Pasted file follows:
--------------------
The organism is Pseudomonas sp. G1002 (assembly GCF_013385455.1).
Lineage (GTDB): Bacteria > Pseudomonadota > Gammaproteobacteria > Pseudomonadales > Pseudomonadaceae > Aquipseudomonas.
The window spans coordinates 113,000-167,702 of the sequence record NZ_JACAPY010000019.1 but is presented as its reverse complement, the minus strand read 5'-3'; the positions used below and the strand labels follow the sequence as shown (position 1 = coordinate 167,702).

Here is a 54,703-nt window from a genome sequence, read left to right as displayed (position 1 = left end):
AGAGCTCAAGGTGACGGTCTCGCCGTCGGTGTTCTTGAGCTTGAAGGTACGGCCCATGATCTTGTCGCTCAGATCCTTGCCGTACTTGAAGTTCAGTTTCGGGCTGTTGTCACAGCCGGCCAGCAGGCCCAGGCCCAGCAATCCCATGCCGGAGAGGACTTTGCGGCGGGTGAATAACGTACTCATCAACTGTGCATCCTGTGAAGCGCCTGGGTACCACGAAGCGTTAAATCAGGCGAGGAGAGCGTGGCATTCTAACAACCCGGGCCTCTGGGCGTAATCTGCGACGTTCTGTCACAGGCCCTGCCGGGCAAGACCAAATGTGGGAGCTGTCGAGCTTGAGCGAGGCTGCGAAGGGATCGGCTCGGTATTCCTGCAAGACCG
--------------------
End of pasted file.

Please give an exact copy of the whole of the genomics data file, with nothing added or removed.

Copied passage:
The organism is Pseudomonas sp. G1002 (assembly GCF_013385455.1).
Lineage (GTDB): Bacteria > Pseudomonadota > Gammaproteobacteria > Pseudomonadales > Pseudomonadaceae > Aquipseudomonas.
The window spans coordinates 113,000-167,702 of the sequence record NZ_JACAPY010000019.1 but is presented as its reverse complement, the minus strand read 5'-3'; the positions used below and the strand labels follow the sequence as shown (position 1 = coordinate 167,702).

Here is a 54,703-nt window from a genome sequence, read left to right as displayed (position 1 = left end):
AGAGCTCAAGGTGACGGTCTCGCCGTCGGTGTTCTTGAGCTTGAAGGTACGGCCCATGATCTTGTCGCTCAGATCCTTGCCGTACTTGAAGTTCAGTTTCGGGCTGTTGTCACAGCCGGCCAGCAGGCCCAGGCCCAGCAATCCCATGCCGGAGAGGACTTTGCGGCGGGTGAATAACGTACTCATCAACTGTGCATCCTGTGAAGCGCCTGGGTACCACGAAGCGTTAAATCAGGCGAGGAGAGCGTGGCATTCTAACAACCCGGGCCTCTGGGCGTAATCTGCGACGTTCTGTCACAGGCCCTGCCGGGCAAGACCAAATGTGGGAGCTGTCGAGCTTGAGCGAGGCTGCGAAGGGATCGGCTCGGTATTCCTGCAAGACCG